Downstream revenue (DSR) and value-based care are both excellent ways to boost revenue potential. For oncology practices, these boosts can be realized by adding three specialists: a cancer genetic counselor, a nurse navigator, and a cancer dietician.

In a JCO Oncology Practice paper, the benefits of enhanced cancer risk reduction measures for patients with hereditary predispositions to certain cancers were shown to bring in substantial DSR. Among 425 patients who met with a genetics counselor at a Texas cancer center, the DSR totaled almost $33 million after such encounters, with these patients collectively generating almost 74,000 work-relative value units. The study investigators noted that substantial DSR was also generated by institution-naïve and other unaffected patients who opted to continue receiving care at the institution.

Nurse navigator specialists, in conjunction with cancer care navigation programs, can help reduce healthcare costs and generate additional revenue opportunities for hospitals, according to an observational study published in JAMA Oncology. The study found that use of cancer care navigation programs directly correlated with declines in healthcare use and costs, with three notable results. First, there was an improved return on investment of 1:10, which came from a reduction in costs per patient per quarter versus nonnavigated patients. Second, there was a decrease in resource use, with fewer ED visits, hospitalizations, and ICU admissions. Finally, there was increased patient activation, because barriers to care were overcome and patients were equipped to stay connected within the community.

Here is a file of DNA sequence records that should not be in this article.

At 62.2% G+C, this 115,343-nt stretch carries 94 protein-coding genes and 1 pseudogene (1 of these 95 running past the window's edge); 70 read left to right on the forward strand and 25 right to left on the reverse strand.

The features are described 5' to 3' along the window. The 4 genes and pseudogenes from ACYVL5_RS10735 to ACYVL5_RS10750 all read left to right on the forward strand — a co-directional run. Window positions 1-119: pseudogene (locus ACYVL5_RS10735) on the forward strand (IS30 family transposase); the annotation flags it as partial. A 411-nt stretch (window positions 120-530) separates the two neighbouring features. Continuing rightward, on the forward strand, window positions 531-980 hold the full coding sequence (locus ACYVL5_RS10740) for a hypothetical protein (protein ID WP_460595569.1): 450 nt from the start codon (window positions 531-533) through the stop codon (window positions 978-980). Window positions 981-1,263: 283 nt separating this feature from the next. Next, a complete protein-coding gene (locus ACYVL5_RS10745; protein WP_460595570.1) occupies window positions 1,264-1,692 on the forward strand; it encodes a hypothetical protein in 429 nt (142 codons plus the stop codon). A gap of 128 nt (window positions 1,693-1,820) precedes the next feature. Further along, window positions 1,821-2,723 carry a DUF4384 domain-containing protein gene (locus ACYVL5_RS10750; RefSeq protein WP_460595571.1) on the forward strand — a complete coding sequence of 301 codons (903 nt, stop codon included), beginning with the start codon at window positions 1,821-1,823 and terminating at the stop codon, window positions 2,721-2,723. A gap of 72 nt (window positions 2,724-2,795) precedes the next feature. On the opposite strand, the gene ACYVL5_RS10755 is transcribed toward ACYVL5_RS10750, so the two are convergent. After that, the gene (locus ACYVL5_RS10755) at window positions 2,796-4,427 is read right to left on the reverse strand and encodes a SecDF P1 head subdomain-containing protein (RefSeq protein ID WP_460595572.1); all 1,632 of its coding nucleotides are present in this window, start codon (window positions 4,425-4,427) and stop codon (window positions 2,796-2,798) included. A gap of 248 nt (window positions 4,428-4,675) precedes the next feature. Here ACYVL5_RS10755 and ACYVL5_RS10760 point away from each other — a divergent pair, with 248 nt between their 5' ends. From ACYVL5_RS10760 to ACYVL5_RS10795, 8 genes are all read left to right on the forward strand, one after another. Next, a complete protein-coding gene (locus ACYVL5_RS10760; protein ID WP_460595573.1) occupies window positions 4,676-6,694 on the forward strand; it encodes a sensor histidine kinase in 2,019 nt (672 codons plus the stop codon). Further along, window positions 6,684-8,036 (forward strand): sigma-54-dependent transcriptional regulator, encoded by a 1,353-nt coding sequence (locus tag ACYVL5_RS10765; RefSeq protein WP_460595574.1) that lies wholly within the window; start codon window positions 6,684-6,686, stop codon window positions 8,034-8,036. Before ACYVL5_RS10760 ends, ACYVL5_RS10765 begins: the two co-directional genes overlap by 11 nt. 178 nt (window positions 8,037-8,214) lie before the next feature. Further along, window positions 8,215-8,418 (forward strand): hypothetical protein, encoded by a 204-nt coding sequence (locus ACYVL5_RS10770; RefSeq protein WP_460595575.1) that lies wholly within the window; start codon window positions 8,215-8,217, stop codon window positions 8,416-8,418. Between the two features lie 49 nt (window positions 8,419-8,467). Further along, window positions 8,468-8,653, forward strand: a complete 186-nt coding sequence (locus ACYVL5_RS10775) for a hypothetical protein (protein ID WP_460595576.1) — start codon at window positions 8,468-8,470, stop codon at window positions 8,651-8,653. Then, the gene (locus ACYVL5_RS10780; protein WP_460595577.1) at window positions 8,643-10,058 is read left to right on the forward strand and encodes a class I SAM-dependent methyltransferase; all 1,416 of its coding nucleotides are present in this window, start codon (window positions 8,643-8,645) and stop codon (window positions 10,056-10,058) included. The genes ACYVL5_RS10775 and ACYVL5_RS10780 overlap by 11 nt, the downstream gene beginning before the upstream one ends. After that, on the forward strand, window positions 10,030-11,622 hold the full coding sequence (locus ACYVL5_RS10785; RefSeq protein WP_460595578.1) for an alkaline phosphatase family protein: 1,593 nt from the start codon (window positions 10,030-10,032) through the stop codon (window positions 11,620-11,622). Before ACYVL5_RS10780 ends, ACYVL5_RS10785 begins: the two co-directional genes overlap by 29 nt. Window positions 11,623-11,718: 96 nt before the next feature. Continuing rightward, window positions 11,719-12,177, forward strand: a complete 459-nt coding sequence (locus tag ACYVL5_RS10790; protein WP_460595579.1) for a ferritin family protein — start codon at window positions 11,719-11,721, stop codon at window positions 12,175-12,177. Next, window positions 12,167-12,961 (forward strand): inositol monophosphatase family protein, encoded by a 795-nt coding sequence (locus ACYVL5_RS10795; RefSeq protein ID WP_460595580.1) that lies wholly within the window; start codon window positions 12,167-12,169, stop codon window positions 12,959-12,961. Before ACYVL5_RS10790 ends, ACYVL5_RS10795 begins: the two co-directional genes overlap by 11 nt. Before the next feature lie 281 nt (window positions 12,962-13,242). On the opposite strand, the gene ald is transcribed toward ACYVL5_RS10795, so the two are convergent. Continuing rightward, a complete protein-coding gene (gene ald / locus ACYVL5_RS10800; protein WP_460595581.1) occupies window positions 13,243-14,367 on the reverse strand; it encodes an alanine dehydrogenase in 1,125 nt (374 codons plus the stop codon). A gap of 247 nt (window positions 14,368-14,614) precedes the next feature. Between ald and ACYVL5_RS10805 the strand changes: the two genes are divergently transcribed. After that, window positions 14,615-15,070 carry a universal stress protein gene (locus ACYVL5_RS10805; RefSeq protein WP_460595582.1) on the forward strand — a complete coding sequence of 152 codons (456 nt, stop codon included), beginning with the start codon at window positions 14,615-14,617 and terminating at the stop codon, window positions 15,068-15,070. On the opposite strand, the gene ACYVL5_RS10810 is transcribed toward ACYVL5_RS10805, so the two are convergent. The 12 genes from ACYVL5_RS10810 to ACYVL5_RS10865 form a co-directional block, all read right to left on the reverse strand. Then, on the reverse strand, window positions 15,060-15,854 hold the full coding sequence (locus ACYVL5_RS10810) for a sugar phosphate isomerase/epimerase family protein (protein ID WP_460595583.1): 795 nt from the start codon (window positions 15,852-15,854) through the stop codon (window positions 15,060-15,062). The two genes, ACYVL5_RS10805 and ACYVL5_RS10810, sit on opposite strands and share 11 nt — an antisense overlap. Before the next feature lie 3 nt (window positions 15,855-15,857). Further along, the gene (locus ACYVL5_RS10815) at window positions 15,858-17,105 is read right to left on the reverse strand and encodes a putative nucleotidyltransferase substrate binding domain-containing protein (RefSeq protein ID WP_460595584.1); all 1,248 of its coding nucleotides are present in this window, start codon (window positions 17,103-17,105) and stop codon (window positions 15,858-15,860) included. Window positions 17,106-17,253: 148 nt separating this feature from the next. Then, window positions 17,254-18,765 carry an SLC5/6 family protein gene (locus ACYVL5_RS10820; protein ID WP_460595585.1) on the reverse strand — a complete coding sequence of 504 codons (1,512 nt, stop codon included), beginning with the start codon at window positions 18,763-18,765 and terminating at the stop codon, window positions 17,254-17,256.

Nutrition is well known to play a crucial role in cancer prevention, treatment, and survivorship, making a registered dietitian nutritionist (RDN) a crucial member of the interdisciplinary care team. An article published by the Association of Community Cancer Centers (ACCC) makes a business case for hiring an RDN, noting that medical nutrition therapy (MNT) is an evidence-based intervention that can prevent, delay, or manage diseases and conditions, with nutrition education and counseling provided by an RDN being reimbursable.

The ACCC article recommends that providers who add an RDN to their practice also build nutrition outcomes measures into their programs. By observing outcomes that are meaningful to patients, clinicians, and payers, practices can be reassured that they have made a solid return on their investment in MNT.